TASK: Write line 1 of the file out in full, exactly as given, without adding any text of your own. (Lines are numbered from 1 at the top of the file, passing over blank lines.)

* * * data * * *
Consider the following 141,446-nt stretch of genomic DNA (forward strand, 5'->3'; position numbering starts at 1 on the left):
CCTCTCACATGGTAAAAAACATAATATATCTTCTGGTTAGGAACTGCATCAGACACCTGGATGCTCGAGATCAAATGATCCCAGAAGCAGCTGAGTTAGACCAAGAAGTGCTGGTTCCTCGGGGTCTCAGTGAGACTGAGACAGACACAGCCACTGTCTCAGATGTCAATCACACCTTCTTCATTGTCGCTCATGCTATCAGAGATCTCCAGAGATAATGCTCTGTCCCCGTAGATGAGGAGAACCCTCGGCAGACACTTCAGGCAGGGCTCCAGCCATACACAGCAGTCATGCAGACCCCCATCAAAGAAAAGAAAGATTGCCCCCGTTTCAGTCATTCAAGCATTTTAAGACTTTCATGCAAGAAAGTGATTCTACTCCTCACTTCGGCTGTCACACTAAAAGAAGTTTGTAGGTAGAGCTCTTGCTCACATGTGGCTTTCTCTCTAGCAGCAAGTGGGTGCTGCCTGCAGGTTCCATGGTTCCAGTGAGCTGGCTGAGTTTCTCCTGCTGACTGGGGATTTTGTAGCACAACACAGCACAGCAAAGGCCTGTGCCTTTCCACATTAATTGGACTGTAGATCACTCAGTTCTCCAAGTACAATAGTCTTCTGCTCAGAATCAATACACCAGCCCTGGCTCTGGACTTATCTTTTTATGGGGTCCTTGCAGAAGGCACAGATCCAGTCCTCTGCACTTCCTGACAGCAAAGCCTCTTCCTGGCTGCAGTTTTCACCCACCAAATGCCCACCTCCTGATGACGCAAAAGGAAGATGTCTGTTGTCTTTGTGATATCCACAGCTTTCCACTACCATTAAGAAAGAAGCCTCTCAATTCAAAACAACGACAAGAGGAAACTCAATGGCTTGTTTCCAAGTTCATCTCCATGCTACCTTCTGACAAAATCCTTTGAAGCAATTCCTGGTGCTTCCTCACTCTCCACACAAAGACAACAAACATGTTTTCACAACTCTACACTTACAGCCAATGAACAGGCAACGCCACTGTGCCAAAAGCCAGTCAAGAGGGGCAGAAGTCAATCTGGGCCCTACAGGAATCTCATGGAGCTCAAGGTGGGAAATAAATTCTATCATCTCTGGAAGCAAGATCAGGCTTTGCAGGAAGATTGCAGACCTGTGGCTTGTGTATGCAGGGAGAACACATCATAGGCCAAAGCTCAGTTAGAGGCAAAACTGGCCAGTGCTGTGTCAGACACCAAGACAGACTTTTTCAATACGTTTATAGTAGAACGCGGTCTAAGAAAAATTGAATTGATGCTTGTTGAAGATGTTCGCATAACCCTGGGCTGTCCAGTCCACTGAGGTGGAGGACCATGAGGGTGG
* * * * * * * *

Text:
Consider the following 141,446-nt stretch of genomic DNA (forward strand, 5'->3'; position numbering starts at 1 on the left):